As for the rest of the non-expansion draft additions, Wennberg and Johansson have been better in theory than on the ice. The Kraken did pick up three draft picks after failing to leverage any out of the expansion draft protected lists.
Key additions: G Vitek Vanecek
Remaining hole: Finding a hockey trade for center Evgeny Kuznetsov. The Capitals would very much like to move on from their troubling star, who has four more seasons at $7.8 million against the cap per year. Problem No. 1: His stock is low. Problem No. 2: The Capitals don’t want to trade him just to trade him. “I think [GM Brian] MacLellan is hesitant to trade him for nothing, and then he puts up massive numbers somewhere else, and then he looks like an idiot,” said one NHL source.
Grade: B. The Capitals had one mission this offseason, and that was re-signing Alex Ovechkin. His new contract pays him $9.5 million against the cap for the next five seasons, making up for his stagnant salary for the past 13 seasons. As an over-35 deal, it’s a potentially risky one as the Russian Machine grows older. That said: It’s a no-brainer. Ovechkin was going to get what he wanted as a player who remains a premier goal-scorer and franchise icon.
It came at the price of trading Dillon, one of their better defensemen, to Winnipeg for two second-rounders. Vanecek is listed twice here because the Capitals lost him in the Seattle expansion draft and then reacquired him for one of the second-rounders they got for Dillon. So, essentially, the Capitals lose Dillon for salary space (like they hoped they would in the expansion draft) and pull a 2022 second-round pick out of it, while keeping their young goalie they had to expose to Seattle. Not a bad bit of business. They’re still cap-strapped and have an old roster in a young league. But hey, Ovi’s back to provide a nice distraction if the decline suddenly hits.
Remaining holes: Restricted free agent Brady Tkachuk needs his next contract. Beyond that, the Senators have more than $28 million in cap space in case there are any late-summer veteran pickups worth adding to their still-rebuilding team — specifically a top-six center.
Grade: B-. Not a heck of a lot happening with the Senators this offseason outside of correcting an error. Dadonov was supposed to be a free-agent coup last offseason, but he never clicked. They offloaded the full freight of his last two contract years to Vegas, getting a third-rounder in 2022 and Holden in the process. Everyone else was an acceptable loss, although perhaps they would have preferred to lose a veteran forward like Chris Tierney in the expansion draft instead of Daccord.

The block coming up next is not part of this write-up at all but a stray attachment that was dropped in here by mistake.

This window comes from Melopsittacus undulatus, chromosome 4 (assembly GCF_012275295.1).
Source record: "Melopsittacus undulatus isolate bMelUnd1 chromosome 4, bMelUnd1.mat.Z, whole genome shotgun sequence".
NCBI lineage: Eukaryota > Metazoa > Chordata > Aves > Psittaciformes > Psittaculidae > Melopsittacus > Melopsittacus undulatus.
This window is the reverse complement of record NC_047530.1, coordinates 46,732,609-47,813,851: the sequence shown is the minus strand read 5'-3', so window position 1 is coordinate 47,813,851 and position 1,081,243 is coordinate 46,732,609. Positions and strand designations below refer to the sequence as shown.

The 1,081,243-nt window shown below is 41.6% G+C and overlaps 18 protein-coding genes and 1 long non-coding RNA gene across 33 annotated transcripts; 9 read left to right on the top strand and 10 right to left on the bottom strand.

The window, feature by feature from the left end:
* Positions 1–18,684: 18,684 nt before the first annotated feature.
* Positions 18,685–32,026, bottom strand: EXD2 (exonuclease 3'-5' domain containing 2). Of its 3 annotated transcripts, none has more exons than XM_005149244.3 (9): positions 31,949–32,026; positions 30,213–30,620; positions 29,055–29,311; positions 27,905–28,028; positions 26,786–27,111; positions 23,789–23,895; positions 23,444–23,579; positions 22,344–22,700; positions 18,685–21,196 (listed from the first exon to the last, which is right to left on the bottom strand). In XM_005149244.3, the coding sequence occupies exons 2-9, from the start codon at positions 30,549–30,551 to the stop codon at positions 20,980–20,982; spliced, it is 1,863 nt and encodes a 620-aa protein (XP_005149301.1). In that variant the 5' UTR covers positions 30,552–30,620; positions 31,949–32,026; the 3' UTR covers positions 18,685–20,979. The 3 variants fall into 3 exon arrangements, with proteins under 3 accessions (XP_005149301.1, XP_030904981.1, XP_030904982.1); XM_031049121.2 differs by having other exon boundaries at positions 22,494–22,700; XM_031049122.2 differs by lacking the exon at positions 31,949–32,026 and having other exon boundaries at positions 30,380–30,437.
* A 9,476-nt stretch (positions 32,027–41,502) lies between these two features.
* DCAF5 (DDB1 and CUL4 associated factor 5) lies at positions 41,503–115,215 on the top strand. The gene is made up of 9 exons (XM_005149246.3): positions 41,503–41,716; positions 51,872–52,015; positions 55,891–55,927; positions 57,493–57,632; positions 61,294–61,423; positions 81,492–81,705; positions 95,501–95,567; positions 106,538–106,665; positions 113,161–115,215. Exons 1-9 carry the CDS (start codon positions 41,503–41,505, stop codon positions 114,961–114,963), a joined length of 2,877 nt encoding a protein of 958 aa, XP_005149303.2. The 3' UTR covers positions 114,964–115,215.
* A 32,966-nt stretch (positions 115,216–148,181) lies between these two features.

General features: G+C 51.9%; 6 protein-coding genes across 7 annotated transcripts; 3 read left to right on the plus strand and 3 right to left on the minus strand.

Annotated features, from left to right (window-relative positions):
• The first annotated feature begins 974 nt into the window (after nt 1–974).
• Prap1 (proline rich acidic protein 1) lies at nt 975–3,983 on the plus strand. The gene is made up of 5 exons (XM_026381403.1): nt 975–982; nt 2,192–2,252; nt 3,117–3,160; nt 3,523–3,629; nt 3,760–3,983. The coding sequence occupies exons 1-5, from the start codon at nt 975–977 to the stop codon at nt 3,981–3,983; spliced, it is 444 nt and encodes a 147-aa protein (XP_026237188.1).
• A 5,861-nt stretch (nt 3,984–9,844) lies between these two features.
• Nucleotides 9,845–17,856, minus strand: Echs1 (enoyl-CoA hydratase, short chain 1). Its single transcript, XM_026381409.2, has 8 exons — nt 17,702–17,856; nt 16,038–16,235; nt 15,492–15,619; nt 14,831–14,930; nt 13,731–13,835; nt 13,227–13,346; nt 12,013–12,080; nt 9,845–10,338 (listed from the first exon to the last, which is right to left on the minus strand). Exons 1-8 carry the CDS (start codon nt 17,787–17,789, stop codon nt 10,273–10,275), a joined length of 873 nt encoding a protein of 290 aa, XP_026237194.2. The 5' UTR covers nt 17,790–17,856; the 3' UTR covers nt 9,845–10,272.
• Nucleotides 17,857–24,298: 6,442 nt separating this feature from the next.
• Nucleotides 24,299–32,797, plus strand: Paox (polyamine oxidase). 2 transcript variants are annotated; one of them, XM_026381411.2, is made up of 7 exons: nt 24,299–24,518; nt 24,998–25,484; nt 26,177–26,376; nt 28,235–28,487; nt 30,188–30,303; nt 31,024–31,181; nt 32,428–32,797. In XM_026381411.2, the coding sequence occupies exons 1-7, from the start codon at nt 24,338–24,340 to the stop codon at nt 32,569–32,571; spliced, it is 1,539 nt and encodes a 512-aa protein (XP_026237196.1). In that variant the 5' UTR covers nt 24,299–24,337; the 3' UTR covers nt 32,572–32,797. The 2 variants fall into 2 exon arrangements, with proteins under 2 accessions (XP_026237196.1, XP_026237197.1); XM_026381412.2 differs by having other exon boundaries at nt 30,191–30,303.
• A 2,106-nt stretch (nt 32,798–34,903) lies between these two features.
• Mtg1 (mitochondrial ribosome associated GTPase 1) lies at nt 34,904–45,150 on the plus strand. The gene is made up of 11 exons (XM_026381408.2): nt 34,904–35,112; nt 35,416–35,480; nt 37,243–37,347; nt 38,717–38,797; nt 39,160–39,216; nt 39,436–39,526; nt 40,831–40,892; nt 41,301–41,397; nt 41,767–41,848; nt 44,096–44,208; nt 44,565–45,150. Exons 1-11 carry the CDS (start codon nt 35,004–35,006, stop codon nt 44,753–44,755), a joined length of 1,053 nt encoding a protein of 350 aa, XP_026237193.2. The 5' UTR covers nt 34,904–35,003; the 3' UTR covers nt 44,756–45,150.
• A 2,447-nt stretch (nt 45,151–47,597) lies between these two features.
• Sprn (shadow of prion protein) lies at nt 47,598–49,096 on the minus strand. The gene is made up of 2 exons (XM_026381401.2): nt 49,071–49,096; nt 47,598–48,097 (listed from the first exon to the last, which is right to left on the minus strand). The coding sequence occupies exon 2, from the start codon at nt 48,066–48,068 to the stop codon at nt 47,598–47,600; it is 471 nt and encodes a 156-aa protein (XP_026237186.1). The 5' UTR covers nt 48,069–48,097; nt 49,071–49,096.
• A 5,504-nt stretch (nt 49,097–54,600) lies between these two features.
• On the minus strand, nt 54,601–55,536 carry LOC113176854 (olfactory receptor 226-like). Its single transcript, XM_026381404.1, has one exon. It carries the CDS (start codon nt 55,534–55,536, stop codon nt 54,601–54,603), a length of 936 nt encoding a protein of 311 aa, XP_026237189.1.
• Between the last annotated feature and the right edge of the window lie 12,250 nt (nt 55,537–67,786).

Grade: B-. One thing you can say about Benning: The man knows how to erase his own mistakes.
He flipped Schmidt to the Jets (after that signing didn’t work) for a 2022 third-round pick, which is what he sent to Vegas to get him last offseason. He bought out the last year of Holtby’s deal after the Kraken passed on him. He traded free-agent mistakes Roussel, Eriksson and Beagle to the Coyotes for Ekman-Larsson and his massive contract — which itself was a mistake, although one that Benning might not be around to witness at its worst. He also acquired Garland in that trade, shipping out the ninth overall pick in the process.
Halak and Dickinson are solid additions. Poolman is the defensive version of the deals he handed out to Roussel and Beagle at forward. But beyond all of this was the fact that the Canucks scared up enough cap space for Pettersson and Hughes. Another thing you can say about Benning: His offseasons are never boring.
Remaining hole: The Flames have more than $12 million available in cap space. They still need to get contracts for RFAs like Dillon Dube and Nikita Zadorov, but GM Brad Treliving may still have flexibility to engineer a big trade — perhaps for a certain disgruntled center from Buffalo.
Grade: C+. The Coleman signing was a pleasant surprise. While he played a defensive role with Tampa Bay, he’s a former 20-goal scorer who can slide into their top six and immediately helps a middling penalty kill (15th last season). His wheels will hold up for most of that six-year deal.
Of greater concern is that the Flames haven’t replaced the point production and nearly 23 minutes per game of quality ice time that the Kraken got in Mark Giordano. One assumes that’s where some of that cap space will be earmarked. And not for nothing, but they still haven’t traded Johnny Gaudreau, one year away from unrestricted free agency?
Remaining hole: The only bit of business left for the Hurricanes is signing restricted free agent winger Andrei Svechnikov, and they have considerable salary cap space to do so (over $12 million, per CapFriendly).